MacGill withdraws from Australian squad for Zimbabwe

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The Independent Online

The gravity of the crisis confronting international cricket over Zimbabwe increased yesterday as a Test player refused to tour the country. Stuart MacGill, the Australia leg spinner, asked the selectors not to pick him for the squad that is due to travel next month.

The gravity of the crisis confronting international cricket over Zimbabwe increased yesterday as a Test player refused to tour the country. Stuart MacGill, the Australia leg spinner, asked the selectors not to pick him for the squad that is due to travel next month.

"I told them I was uncomfortable about touring Zimbabwe and maintaining a clear conscience," he said.

MacGill thus becomes the first foreign player to express public opposition to playing in Zimbabwe. It may persuade others to follow and suggests that England are not necessarily alone in their doubts about touring the country.

The potential for further turmoil before the summer is out was hinted at by the England coach, Duncan Fletcher, a Zimbabwean who is a former captain of the national team. With the England and Wales Cricket Board still to declare its official hand over the tour in November, Fletcher was reluctant to discuss the issue and said only that "at this stage" he was willing to leave it to the ECB.

He seemed to be saying he would go if told, but that he was waiting to see: "If the ECB say we've got to go we've got to go. My attitude is to leave it in their hands and make a decision when we get closer to the tour. I'm not going to discuss Zimbabwe at this stage." During the turbulence over the World Cup fixture between England and Zimbabwe in Harare last year, Fletcher, who is effectively the manager of England as well as the coach, refused to break his silence.

England's position - and their World Cup campaign - then ended in chaos and failure. "It's still an early predicament," Fletcher said yesterday. The ECB intend to announce their decision next month after another meeting with the Government but their present stance is to make the tour.

MacGill would probably have made the Australian squad as back up for Shane Warne. In his statement, issued after his name was absent from the 15-man party, he was careful not to criticise the government of President Robert Mugabe or refer to the present dispute involving 15 white Zimbabwean cricketers with their ruling body.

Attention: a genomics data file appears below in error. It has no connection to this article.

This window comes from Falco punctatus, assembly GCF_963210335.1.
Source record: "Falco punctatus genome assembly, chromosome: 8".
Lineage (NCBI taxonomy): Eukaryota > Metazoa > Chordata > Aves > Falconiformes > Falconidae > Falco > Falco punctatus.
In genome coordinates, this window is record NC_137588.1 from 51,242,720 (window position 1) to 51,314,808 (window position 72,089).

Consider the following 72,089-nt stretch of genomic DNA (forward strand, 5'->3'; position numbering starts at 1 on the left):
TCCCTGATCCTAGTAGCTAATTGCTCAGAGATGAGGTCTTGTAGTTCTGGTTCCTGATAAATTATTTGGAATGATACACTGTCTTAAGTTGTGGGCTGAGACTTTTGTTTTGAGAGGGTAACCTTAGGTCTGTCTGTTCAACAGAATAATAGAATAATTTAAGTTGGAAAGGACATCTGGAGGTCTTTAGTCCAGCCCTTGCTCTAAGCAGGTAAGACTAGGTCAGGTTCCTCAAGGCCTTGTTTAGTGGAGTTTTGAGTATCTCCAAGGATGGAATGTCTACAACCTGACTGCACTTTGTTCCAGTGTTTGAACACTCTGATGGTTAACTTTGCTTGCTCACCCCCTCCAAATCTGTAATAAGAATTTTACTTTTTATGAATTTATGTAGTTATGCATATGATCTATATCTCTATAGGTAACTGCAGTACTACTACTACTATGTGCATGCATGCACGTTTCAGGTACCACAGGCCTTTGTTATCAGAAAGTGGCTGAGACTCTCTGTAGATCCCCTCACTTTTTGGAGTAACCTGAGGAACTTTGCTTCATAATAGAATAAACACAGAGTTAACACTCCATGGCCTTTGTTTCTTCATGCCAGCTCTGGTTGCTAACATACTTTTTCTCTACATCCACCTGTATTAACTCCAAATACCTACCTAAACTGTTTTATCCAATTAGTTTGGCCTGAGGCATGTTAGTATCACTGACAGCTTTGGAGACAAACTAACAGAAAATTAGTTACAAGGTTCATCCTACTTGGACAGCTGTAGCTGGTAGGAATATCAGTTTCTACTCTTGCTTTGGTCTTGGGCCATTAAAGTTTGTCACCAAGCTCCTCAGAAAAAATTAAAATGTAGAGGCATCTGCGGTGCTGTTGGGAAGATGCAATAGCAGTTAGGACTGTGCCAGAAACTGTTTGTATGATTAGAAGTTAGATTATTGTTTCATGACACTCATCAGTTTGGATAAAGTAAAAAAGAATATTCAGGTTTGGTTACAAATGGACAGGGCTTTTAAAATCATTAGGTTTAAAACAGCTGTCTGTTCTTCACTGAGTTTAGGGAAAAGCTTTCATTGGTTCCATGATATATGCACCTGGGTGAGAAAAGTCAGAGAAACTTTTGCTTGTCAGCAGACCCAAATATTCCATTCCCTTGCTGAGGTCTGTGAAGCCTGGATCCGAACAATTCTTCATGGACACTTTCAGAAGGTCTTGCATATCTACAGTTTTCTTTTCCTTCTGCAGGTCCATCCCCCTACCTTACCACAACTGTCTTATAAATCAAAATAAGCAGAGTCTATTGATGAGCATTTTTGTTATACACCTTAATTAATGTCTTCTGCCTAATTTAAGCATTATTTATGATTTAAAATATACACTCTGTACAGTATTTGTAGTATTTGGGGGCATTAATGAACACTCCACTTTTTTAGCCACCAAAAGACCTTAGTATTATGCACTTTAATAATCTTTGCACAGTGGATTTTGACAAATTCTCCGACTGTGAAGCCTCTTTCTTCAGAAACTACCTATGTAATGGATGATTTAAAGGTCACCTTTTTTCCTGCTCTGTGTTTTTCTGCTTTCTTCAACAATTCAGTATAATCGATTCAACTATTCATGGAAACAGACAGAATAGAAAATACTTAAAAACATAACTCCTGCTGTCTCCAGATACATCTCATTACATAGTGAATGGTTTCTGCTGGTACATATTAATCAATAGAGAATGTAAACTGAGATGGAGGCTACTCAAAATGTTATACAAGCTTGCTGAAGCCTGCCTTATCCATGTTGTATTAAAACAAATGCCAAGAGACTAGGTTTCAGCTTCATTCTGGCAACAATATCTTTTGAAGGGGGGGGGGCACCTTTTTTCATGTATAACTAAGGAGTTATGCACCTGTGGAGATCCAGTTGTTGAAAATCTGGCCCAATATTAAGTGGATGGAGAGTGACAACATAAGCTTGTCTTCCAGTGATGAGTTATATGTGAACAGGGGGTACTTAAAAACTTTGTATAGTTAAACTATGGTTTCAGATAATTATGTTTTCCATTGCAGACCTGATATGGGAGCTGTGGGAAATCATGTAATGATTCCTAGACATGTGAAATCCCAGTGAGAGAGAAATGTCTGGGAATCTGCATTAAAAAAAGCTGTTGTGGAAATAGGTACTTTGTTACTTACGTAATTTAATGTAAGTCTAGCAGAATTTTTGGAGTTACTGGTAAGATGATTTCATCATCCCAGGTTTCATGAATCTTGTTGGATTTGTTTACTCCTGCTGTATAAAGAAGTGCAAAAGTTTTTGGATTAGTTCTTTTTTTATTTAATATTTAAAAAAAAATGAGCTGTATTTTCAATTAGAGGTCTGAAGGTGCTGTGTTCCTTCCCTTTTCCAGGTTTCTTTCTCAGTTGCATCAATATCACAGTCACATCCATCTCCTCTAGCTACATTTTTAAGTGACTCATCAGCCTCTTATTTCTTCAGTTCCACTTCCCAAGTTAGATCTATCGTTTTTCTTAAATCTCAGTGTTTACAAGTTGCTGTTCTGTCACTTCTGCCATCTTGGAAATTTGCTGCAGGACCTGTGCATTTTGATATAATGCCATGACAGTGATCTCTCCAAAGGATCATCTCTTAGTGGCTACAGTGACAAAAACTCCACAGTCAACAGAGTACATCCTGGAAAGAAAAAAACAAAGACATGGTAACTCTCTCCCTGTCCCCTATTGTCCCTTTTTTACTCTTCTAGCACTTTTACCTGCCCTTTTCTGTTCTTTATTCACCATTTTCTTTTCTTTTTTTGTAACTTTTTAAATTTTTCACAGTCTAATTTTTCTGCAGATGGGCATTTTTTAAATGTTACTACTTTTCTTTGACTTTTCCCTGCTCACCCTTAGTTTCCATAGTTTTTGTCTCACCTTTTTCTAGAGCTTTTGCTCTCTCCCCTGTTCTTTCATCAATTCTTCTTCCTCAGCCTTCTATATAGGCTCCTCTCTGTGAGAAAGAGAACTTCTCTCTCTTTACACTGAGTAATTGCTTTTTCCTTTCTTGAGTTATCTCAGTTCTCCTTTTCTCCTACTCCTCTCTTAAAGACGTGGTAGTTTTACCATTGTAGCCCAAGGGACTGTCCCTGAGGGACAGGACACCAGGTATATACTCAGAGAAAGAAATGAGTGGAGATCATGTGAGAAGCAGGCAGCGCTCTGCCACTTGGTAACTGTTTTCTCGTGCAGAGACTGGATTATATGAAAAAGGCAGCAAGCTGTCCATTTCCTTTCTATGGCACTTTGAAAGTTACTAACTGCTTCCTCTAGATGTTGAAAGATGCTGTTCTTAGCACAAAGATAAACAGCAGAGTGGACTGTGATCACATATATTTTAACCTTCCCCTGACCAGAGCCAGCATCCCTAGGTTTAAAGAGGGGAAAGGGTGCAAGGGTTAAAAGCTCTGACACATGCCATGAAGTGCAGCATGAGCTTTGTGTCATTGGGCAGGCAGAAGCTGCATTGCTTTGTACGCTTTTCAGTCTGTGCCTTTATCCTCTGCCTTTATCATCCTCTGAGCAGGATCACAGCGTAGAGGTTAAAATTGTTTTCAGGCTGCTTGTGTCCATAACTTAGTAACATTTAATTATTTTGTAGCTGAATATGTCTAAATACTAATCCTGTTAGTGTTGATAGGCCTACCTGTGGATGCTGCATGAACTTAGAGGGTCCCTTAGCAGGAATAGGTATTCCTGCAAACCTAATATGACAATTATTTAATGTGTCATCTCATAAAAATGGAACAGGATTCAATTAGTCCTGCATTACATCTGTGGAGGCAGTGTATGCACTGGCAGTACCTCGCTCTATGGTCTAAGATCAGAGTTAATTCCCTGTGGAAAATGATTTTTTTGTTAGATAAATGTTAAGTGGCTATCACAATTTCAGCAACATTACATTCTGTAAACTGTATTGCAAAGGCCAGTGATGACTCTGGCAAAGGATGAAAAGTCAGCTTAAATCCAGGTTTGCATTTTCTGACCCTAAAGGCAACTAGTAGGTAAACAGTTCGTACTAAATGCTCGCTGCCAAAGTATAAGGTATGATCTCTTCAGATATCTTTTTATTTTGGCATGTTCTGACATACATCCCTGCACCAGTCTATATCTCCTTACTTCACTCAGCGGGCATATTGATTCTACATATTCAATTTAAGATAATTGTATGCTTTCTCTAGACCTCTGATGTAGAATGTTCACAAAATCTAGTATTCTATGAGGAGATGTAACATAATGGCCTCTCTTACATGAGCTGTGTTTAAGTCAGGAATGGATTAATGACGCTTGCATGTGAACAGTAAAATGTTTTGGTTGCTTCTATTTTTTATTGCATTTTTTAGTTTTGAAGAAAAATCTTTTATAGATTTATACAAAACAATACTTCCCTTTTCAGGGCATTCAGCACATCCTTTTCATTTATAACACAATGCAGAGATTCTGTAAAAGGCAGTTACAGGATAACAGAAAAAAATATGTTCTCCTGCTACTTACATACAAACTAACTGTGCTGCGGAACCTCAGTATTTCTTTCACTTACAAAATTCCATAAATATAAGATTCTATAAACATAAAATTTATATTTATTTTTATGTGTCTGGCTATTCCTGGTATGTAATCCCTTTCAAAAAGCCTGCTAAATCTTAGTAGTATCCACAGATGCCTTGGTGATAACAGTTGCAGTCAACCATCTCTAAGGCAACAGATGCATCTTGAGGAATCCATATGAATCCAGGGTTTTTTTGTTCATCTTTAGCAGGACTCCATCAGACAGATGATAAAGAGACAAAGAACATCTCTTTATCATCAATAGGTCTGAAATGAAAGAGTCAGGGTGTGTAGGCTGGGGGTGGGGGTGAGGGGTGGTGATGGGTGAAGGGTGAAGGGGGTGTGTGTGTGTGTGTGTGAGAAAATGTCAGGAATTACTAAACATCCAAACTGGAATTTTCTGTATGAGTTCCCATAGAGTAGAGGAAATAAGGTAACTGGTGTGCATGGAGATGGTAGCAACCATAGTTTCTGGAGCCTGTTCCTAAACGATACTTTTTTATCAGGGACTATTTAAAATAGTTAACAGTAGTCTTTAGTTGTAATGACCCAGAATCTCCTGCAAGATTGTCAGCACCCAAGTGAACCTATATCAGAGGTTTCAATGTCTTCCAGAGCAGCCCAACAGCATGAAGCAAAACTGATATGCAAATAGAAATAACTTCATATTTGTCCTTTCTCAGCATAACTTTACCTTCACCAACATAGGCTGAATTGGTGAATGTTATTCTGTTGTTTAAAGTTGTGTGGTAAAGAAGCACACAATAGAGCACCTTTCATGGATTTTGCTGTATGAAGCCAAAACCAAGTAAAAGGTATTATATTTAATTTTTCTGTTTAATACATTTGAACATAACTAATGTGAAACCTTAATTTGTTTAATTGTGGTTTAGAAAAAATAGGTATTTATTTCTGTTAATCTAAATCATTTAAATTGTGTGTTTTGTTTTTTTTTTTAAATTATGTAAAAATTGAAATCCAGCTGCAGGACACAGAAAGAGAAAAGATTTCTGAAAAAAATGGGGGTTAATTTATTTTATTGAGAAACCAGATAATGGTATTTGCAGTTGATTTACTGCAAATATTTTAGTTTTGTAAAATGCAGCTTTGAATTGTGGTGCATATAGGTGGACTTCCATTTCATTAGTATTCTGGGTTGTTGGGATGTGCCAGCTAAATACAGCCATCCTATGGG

"I have given this a lot of thought and personally do not believe the situation in Zimbabwe is such that I can tour at this stage," he said. "I don't have ambitions as an activist or political spokesman...this is a personal matter based on my own feelings." Cricket Australia reacted by saying that they understood MacGill's objections and would neither force him to go nor banish him from future selections.

James Sutherland, the CA chief executive said: "He's uncomfortable with the regime in that country and with issues around the sufferance of the Zimbabwean people." Sutherland said other players had privately expressed reservations about going but had agreed the tour should proceed.

"Cricket Australia, the player group and the Australian Cricketers' Association have agreed that, on balance, playing Zimbabwean cricketers in Zimbabwe, is appropriate for the continued development of cricket as a global sport."

The unity of the International Cricket Council probably hinges on it as well. All countries have agreed to adhere to the Future Tours Programme, or face fines and a suspension. That is why England's stance has changed. Earlier this year they were ready to boycott the tour, but if they were to lose at least £10 million through being suspended it would be disastrous for the professional game.

The ICC were as unmoved by MacGill's decision as they apparently are by the dispute between some of Zimbabwe's leading players and the Zimbabwean Cricket Union. The players, backing their sacked captain Heath Streak, are refusing to play because of what they see as a racially prejudiced selection panel. The ZCU have given them 21 days to "rectify breaches of contract".

Alexander Downer, Australia's foreign minister, said that if Zimbabwe was picking teams on the basis of race the ICC should focus on it. There will probably need to be lot more MacGills before that happens.

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